AS: The first thing I feel like doing is congratulating you for everything you’ve achieved, and all these wonderful things you have going for you! I totally relate to this incessant need to compare yourself to others, even when they have no bearing on your real life. You’re the best judge of just how much childhood insecurities have played into this. But I feel that social media has made the act of showing-off a distinct feature in our lives. In my opinion, it’s the bane of our hyper-connected existence, and so, you’re really not alone in feeling like this. It may surprise you, but the people you end up comparing yourself to might be comparing themselves to you and feeling the same way.
My recommendation would be to tune it out a bit. Put a timer on your Instagram. Don’t check as many stories and tweets. Also, just try keeping yourself busier with things that make you genuinely happy about your life. And from time to time, just be shameless and hype yourself up. Talk about your achievements and your awesome job. Dress up, get a haircut, strike a pose in the mirror. I know it sounds superficial, but I think it’s a good reminder to yourself that you’re pretty damn great, just as you are.
DR: Social conditioning is hard to get rid of, isn’t it? We have grown up in a patriarchal, heteronormative society that has told us from a very young age that our worth will be determined by the men we end up with. And how do we achieve that? By proving we’re better than other women we cross paths with — sowing the seed of competition in our formative years. When this idea is drilled into young, impressionable minds, we end up internalizing it so much so that it continues to subconsciously inform our outlook even though we may have consciously begun questioning the patriarchy around us.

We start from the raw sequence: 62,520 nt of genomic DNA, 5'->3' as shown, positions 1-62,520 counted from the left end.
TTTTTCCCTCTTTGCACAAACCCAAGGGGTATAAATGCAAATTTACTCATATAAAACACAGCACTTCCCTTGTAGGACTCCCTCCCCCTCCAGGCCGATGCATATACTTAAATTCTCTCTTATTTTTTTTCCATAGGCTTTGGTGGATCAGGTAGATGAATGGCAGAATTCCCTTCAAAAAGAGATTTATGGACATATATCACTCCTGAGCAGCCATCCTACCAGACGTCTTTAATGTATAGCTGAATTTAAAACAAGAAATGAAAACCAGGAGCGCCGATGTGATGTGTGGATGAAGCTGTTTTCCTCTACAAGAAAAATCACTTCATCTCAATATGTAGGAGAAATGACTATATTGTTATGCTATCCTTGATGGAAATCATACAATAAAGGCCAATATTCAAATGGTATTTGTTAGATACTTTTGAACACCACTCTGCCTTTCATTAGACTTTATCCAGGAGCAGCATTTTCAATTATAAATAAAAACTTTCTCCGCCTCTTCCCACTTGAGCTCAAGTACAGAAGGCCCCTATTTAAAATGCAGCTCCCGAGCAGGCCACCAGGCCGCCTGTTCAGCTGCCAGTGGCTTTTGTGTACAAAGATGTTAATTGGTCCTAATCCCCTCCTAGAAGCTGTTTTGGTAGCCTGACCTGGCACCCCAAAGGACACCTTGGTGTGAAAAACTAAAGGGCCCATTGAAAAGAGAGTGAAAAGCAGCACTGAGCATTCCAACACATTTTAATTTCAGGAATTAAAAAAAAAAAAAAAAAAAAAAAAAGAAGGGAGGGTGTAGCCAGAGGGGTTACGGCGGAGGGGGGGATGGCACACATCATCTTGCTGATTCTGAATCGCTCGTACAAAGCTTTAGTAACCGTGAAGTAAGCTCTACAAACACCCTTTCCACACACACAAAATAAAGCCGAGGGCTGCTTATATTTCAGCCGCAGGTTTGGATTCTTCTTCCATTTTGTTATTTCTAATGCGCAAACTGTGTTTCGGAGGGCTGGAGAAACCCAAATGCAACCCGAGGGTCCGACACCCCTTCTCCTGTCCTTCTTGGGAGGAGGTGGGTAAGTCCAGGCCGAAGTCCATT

At the same time, we also continue to live in a male-dominated society, where opportunities for women are much more limited. Very often, we’re hired just to fulfill a quota because the general ‘brilliance bias‘ favors men — limiting the number of opportunities we have. And, perhaps, this makes us more competitive towards other women because society doesn’t always treat us at par with men, especially in sectors like finance, law, and STEM fields, where the boys’ club culture is really strong, making other women our only competition — irrespective of whether or not we consciously recognize the bias. However, while this is just a theory, having worked at some of these places, it was difficult to ignore just how often women are pitted against each other and compared — breeding negativity between fellow female colleagues.